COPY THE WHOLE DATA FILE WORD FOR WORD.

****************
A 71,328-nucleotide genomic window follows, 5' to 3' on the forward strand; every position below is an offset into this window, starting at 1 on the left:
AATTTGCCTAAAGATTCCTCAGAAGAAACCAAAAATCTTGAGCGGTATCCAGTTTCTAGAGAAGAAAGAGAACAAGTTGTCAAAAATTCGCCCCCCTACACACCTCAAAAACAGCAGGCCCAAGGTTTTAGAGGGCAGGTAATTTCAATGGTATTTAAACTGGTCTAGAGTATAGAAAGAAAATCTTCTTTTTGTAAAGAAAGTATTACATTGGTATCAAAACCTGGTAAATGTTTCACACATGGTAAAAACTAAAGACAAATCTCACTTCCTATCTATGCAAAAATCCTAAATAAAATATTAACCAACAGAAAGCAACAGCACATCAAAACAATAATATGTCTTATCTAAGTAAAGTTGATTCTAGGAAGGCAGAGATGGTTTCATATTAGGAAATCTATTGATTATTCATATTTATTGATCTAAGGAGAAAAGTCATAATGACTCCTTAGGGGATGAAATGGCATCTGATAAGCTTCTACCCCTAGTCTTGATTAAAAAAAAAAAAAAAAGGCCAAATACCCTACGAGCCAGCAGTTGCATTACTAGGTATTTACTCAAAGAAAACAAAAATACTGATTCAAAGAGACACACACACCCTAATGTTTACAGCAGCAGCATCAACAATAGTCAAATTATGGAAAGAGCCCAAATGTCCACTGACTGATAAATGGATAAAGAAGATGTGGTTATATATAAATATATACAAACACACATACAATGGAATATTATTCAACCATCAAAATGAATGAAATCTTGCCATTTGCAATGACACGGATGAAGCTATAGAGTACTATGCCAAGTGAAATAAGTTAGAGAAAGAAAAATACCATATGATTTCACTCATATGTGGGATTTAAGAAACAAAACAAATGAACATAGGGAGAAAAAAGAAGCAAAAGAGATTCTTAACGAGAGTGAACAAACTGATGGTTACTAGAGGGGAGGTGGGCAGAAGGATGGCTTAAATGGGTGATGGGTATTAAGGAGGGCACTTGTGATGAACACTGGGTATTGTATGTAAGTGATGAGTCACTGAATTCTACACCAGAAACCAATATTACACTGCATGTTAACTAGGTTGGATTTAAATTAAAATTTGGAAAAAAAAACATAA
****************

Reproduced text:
A 71,328-nucleotide genomic window follows, 5' to 3' on the forward strand; every position below is an offset into this window, starting at 1 on the left:
AATTTGCCTAAAGATTCCTCAGAAGAAACCAAAAATCTTGAGCGGTATCCAGTTTCTAGAGAAGAAAGAGAACAAGTTGTCAAAAATTCGCCCCCCTACACACCTCAAAAACAGCAGGCCCAAGGTTTTAGAGGGCAGGTAATTTCAATGGTATTTAAACTGGTCTAGAGTATAGAAAGAAAATCTTCTTTTTGTAAAGAAAGTATTACATTGGTATCAAAACCTGGTAAATGTTTCACACATGGTAAAAACTAAAGACAAATCTCACTTCCTATCTATGCAAAAATCCTAAATAAAATATTAACCAACAGAAAGCAACAGCACATCAAAACAATAATATGTCTTATCTAAGTAAAGTTGATTCTAGGAAGGCAGAGATGGTTTCATATTAGGAAATCTATTGATTATTCATATTTATTGATCTAAGGAGAAAAGTCATAATGACTCCTTAGGGGATGAAATGGCATCTGATAAGCTTCTACCCCTAGTCTTGATTAAAAAAAAAAAAAAAAGGCCAAATACCCTACGAGCCAGCAGTTGCATTACTAGGTATTTACTCAAAGAAAACAAAAATACTGATTCAAAGAGACACACACACCCTAATGTTTACAGCAGCAGCATCAACAATAGTCAAATTATGGAAAGAGCCCAAATGTCCACTGACTGATAAATGGATAAAGAAGATGTGGTTATATATAAATATATACAAACACACATACAATGGAATATTATTCAACCATCAAAATGAATGAAATCTTGCCATTTGCAATGACACGGATGAAGCTATAGAGTACTATGCCAAGTGAAATAAGTTAGAGAAAGAAAAATACCATATGATTTCACTCATATGTGGGATTTAAGAAACAAAACAAATGAACATAGGGAGAAAAAAGAAGCAAAAGAGATTCTTAACGAGAGTGAACAAACTGATGGTTACTAGAGGGGAGGTGGGCAGAAGGATGGCTTAAATGGGTGATGGGTATTAAGGAGGGCACTTGTGATGAACACTGGGTATTGTATGTAAGTGATGAGTCACTGAATTCTACACCAGAAACCAATATTACACTGCATGTTAACTAGGTTGGATTTAAATTAAAATTTGGAAAAAAAAACATAA